And I’m sharing my recipe below. I’m so proud to be Singaporean – yes, only because of chicken rice and the foods that come out of the island. Politics and whatever else, I’m ignoring it, because what good is it to think about things you can’t change? Food is what keeps me going! (I’m also making this post as idiot proof as possible – photos at each stage of the way – so there is no reason why someone can’t understand it or does it wrong. I’m just keeping all bases covered.) Also, check out my chicken rice chili sauce recipe. It’s probably the most important element of chicken rice.
Ingredients (4 servings)
- 10 cloves garlic
- 3 medium shallots
- 2″ by 1″ by 1″ ginger
- 1 chicken
- 4 tablespoons cooking oil
- 1 tablespoon sesame oil
- 3 carrots, peeled and cut on the gradient
- 10 leaves napa cabbage, cut into small pieces
- 2 cups uncooked white jasmine rice
- 1/2 tablespoon + 1/2 teaspoon salt
- 1/2 teaspoon white pepper powder
- 1/2 teaspoon white sugar
- 1/2 gallon water
- 1/4 cup salt
- 1 teaspoon white pepper
- 1 tablespoon sugar
- 1/2 cucumber, sliced
- 2 tablespoons soy sauce
- 2 tablespoons cooking wine
- 1 tablespoon sesame oil
- 1/2 tablespoon white sugar
Place the chicken in the brine for at least 2 hours before cooking. (I usually put it in the brine in the morning, then come back at night to cook it – about 8 hours.) This will ensure your chicken is juicy and tasty when cooked.
Just before cooking, remove the chicken from the brining solution. Put chicken into a large stock pot and fill with enough water to cover the chicken.
Peel and smash the garlic cloves. Peel the shallots and cut into halves. Peel the ginger and cut into slices. Place everything into the rice cooker.
Pour 4 tablespoons of cooking oil into the rice cooker. (May substitute cooking oil with rendered chicken fat for better taste.) Set the rice cooker on ‘cook’ and let the garlic, shallots and ginger fry until fragrant and golden brown.
Remove the garlic, shallots and ginger, and add them to the pot with the chicken. Put some garlic, shallot and ginger into the chicken cavity.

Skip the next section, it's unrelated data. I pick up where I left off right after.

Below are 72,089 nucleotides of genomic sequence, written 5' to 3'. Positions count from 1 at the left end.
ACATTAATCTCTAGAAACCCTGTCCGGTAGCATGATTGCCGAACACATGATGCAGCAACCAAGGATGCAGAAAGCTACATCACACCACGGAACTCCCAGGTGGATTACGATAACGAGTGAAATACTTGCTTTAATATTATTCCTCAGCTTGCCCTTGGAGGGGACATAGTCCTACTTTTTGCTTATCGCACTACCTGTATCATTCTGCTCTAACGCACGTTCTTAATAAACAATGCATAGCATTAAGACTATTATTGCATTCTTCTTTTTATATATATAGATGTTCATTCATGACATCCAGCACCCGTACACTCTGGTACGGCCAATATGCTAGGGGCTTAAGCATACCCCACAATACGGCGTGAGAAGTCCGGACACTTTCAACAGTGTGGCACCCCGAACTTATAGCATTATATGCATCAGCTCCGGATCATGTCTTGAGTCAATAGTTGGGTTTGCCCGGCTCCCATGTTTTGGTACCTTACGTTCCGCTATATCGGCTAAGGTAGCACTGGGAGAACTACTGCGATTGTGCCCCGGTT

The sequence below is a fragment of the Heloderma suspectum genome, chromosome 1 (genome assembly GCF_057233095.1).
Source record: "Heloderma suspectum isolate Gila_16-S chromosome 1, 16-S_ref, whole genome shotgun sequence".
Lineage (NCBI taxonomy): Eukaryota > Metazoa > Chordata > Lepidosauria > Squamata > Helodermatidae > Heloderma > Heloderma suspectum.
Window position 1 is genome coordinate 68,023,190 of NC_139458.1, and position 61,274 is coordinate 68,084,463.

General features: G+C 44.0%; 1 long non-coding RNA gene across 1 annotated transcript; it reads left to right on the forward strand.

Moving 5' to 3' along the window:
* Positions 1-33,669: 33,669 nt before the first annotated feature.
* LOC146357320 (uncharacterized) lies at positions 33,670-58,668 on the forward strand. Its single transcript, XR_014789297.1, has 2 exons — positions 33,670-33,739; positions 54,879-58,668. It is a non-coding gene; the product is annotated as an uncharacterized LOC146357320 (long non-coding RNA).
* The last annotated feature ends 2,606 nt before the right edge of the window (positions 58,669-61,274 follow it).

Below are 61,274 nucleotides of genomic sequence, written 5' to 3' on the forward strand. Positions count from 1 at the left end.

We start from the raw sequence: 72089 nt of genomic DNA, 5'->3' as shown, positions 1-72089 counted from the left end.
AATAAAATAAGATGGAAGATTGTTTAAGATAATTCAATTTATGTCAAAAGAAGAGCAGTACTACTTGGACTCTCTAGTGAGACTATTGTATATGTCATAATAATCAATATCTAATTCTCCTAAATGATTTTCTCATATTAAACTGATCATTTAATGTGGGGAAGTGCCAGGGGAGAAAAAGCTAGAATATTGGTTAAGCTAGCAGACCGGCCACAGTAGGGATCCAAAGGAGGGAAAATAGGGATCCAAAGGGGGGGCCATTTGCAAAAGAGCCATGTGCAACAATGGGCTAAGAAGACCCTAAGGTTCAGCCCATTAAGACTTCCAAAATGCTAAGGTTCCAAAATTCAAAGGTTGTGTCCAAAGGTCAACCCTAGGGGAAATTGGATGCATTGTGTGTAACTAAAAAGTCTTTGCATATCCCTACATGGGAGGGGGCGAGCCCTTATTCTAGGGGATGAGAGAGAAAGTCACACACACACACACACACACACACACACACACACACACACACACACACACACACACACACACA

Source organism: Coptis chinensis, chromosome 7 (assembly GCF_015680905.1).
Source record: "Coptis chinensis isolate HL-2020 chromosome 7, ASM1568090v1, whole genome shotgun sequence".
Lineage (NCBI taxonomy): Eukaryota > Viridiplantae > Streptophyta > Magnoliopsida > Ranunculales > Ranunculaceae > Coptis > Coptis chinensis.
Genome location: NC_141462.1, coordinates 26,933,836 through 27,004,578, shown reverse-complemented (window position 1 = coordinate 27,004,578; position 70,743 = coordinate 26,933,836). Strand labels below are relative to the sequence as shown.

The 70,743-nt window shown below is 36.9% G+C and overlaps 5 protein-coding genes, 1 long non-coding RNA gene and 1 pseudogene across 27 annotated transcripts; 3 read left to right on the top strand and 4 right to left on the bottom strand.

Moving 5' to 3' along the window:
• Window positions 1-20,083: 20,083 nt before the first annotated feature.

Add 1/2 tablespoon salt, 1/2 teaspoon white pepper and 1/2 teaspoon white sugar to the pot.
Heat the pot with the chicken to a boil. When the water is boiling, turn the heat down and cover the pot. Let the pot simmer for 20 minutes. Remove chicken scum where necessary.
While the chicken is coming to a boil, add 2 cups of white jasmine rice to the oil in the rice cooker. ‘Fry’, using the rice cooker’s ‘cook’ setting, the uncooked rice in the rice cooker until the rice turns slightly transparent.
Add the sesame oil and 4 cups of the water from pot with the chicken to the rice cooker. Set the rice cooker to ‘cook’.
When 20 minutes is up, prepare a large bowl with ice and water in it. Remove the chicken and immediately place the chicken in the ice bath but do not pour the stock away. This is to ensure that the chicken stops cooking immediately.
When the chicken is cool, bring the chicken to a plate and pat dry with kitchen towels.
Put the cut carrots and napa cabbage into the pot with the water that cooked the chicken. Bring to a boil, and let simmer for 10 minutes, until the carrots are soft.
Combine all the ingredients for the dipping sauce in a small sauce pan. Warm and let the sugar melt, then set aside.
Cut the chicken into smaller pieces, and serve with the rice and soup. Garnish with cucumber slices and serve with dipping sauce and chili sauce.
Chicken Soup with Napa Cabbage and Carrots